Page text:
# Half Angle Formula for Tangent

• sleepingMantis
In summary: The OP's equation is correct. They used the double angle formula for tangent to simplify the expression. The quadratic equation follows when they substitute t^2 for tan(π/12) and solve for t.
sleepingMantis
Hi all,

I am a self learner (graduated very long ago and rusty at math) working through the Riley, Hobson and Bence text, chapter 1.

1. Homework Statement

Use the fact that ##sin(\pi/6) = 1/2## to prove that ##tan(π/12) = 2 − \sqrt{3}.##

## Homework Equations

##tan(2x) = \frac { 2 tan(x)} {1 - tan^2(x)}##

## The Attempt at a Solution

I set up the equation:

$$tan(\frac {\pi} {12}) = \frac { 2 tan(\frac {\pi}{6})} {1 - tan^2(\frac{\pi}{6})}$$

Edit (more details):

I let ##tan(\frac{\pi}{12}) = t^2##

Then rearranging I get

$$t^2 - 4t + 1 = 0$$

Simplifying and using the quadratic formula I end up with:

$$t = 2 \pm \sqrt{3}$$

plugging in the value for ##t##

$$tan(\frac{\pi}{12}) = 2 \pm \sqrt{3}$$

Now my question is, how do I know what solution to pick?

In the book it says:

"To resolve the ambiguity, we note that, since ##\frac{\pi}{12} < \frac{\pi}{4}## and ## tan(\frac{\pi}{4}) = 1##, we must have ##tan(\frac{\pi}{12}) < 1##; hence, the negative sign is the appropriate choice."

But I do not understand what this means. Could someone help me out? Specifically how did the author deduce that the correct solution is the one with the negative sign?

Thanks!

Last edited:
berkeman
sleepingMantis said:
Hi all,

I am a self learner (graduated very long ago and rusty at math) working through the Riley, Hobson and Bence text, chapter 1.

1. Homework Statement

Use the fact that ##sin(π/6) = 1/2## to prove that ##tan(π/12) = 2 − \sqrt{3}.##

## Homework Equations

##tan(2x) = \frac { 2 tan(x)} {1 - tan^2(x)}##

## The Attempt at a Solution

I set up the equation:

$$tan(\frac {\pi} {12}) = \frac { 2 tan(\frac {\pi}{6})} {1 - tan^2(\frac{\pi}{6})}$$

Simplifying and using the quadratic formula I end up with:

$$tan(\frac{\pi}{12}) = 2 \pm \sqrt{3}$$

Now my question is, how do I know what solution to pick?

In the book it says:

"To resolve the ambiguity, we note that, since ##\frac{\pi}{12} < \frac{\pi}{4}## and ## tan(\frac{\pi}{4}) = 1##, we must have ##tan(\frac{\pi}{12}) < 1##; hence, the negative sign is the appropriate choice."

But I do not understand what this means. Could someone help me out? Specifically how did the author deduce that the correct solution is the one with the negative sign?

Thanks!
Evaluate the root with the "+" sign and see what you get. Is the result <1?

sleepingMantis
sleepingMantis said:
Simplifying and using the quadratic formula I end up with:
Don't just describe what you do in words and give the final result you get. Then there is no way we can see where your problem lies.

Ray Vickson said:
Evaluate the root with the "+" sign and see what you get. Is the result <1?

Thanks Ray, indeed the solution with the negative sign gives a result < 1.

I guess I am confused as to how the author knew that ## tan (\frac{\pi}{4}) = 1## was the right comparison to use? From my understanding tanx can be + or - infinity, so how did the author know we can bound it using ## tan (\frac{\pi}{4}) = 1##?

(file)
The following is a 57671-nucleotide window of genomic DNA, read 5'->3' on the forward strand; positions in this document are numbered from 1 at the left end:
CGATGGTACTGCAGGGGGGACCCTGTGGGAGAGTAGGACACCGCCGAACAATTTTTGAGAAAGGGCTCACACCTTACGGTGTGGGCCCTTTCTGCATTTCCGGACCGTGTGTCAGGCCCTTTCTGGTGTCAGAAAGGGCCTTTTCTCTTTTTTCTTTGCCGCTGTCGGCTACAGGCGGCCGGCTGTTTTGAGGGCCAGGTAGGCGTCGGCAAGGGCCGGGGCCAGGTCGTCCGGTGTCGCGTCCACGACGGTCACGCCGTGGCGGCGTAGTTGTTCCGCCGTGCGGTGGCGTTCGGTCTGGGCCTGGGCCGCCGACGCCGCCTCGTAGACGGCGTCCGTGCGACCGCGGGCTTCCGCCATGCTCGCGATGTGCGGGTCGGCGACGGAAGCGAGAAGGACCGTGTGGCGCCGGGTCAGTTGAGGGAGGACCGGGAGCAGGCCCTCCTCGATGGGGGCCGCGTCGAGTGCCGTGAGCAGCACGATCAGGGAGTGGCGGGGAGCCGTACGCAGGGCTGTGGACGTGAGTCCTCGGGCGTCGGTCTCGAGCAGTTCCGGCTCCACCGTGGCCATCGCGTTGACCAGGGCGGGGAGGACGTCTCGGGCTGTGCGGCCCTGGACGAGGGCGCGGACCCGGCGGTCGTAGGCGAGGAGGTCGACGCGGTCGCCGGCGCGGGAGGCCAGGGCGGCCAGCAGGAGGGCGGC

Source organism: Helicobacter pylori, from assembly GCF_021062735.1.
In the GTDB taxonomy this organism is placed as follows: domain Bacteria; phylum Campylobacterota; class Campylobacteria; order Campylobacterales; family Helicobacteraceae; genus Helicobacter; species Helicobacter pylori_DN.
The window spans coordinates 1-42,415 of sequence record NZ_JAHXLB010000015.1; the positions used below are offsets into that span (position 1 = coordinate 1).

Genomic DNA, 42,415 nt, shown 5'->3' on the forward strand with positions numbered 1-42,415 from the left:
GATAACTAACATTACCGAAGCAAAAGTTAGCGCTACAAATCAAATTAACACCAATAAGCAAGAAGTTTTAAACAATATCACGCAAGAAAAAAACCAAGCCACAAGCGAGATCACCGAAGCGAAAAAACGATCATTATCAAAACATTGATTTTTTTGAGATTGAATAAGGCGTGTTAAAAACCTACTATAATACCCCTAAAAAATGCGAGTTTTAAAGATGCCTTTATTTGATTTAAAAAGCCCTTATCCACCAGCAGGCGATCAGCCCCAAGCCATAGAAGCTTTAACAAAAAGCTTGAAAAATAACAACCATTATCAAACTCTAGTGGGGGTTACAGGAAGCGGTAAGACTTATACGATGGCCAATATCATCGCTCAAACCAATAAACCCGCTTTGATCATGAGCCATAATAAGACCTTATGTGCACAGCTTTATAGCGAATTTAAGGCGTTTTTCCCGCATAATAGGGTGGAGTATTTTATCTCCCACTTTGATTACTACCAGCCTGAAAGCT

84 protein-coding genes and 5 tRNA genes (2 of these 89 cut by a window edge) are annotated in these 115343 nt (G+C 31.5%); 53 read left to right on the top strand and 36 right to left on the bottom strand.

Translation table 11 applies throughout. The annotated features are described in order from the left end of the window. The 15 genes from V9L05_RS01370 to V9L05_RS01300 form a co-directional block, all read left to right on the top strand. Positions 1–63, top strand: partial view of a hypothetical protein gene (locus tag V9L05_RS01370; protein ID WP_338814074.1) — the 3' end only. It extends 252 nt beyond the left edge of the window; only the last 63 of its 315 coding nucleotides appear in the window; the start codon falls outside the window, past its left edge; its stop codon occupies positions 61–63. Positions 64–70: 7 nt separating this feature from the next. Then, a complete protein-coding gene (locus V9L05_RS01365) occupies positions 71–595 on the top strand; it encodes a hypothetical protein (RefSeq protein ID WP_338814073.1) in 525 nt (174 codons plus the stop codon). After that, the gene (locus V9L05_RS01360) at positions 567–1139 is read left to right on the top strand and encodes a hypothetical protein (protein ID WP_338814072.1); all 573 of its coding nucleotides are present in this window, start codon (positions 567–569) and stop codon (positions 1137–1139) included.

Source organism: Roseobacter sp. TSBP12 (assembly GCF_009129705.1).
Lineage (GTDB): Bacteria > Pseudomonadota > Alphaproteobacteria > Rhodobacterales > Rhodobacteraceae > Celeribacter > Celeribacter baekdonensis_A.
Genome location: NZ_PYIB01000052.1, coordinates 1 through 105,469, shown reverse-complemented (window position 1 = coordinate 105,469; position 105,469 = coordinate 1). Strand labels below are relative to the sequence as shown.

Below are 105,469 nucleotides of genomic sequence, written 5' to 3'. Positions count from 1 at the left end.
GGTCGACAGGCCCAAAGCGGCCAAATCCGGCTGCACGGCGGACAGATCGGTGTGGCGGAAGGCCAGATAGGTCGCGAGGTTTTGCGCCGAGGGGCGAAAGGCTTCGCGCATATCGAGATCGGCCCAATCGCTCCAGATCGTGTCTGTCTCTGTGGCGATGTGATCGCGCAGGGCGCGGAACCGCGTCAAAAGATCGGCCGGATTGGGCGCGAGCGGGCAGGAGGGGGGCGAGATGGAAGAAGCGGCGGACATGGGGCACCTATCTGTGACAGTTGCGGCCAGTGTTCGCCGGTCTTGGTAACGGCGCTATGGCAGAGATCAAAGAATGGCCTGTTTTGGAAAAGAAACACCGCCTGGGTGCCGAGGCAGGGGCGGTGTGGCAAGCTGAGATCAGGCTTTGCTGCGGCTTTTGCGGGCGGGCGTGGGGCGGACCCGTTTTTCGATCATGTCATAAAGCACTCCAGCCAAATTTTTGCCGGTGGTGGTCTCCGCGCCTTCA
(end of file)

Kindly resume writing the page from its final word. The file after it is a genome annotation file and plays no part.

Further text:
You could have used any known angle with a tangent between ##2-\sqrt 3## and ##2+\sqrt 3## to the same effect. There is nothing special about ##\pi/4## other than that it has a tangent that is very easy to remember. Also, between 0 and ##\pi/2##, the tangent goes between 0 and infinity and is continuous.

sleepingMantis
Orodruin said:
You could have used any known angle with a tangent between ##2-\sqrt 3## and ##2+\sqrt 3## to the same effect. There is nothing special about ##\pi/4## other than that it has a tangent that is very easy to remember. Also, between 0 and ##\pi/2##, the tangent goes between 0 and infinity and is continuous.

Thank you,

Would I be correct in saying that if ## x < y \implies tan(x) < tan(y) ##?

sleepingMantis said:
Thank you,

Would I be correct in saying that if ## x < y \implies tan(x) < tan(y) ##?
If ##-\pi/2 < x < y < \pi/2##, yes. Not in general.

Edit: You can see this using the unit circle. As you increase the angle, the sine increases and the cosine decreases monotonically (while both are positive in the first quadrant). Hence, their ratio, i.e., the tangent, increases.

sleepingMantis
Orodruin said:
If ##-\pi/2 < x < y < \pi/2##, yes. Not in general.

Ahh, perfect now I understand - I think I will need to review basic trig functions in more depth (perhaps from another book). Thank you for the help!

If sin(θ) = 1/2 , then θ can be either π/6 or (π-π/6) = 5π/6. So 2 + √3 is the tan of 1/2 x (5π/6) = 5π/12 (75 degrees).

The equation set up by the op doesn't seem correct and doesn't use sin(π/6) = 1/2 . Also I don't know how it leads to t^2 - 4t +1 which is the correct quadratic

sleepingMantis
neilparker62 said:
If sin(θ) = 1/2 , then θ can be either π/6 or (π-π/6) = 5π/6. So 2 + √3 is the tan of 1/2 x (5π/6) = 5π/12 (75 degrees).

The equation set up by the op doesn't seem correct and doesn't use sin(π/6) = 1/2 . Also I don't know how it leads to t^2 - 4t +1 which is the correct quadratic

Yes you are right, I seemed to have written the wrong double angle formula down. The equation I set up should be:

$$sin(\frac{\pi}{6}) = \frac{1}{2} = \frac{2tan^2(\frac{\pi}{12})}{1 + tan(\frac{\pi}{12})}$$

Also in case another learner is looking at this thread, in the double angle formula I did right down, there is a major typo. It should have read: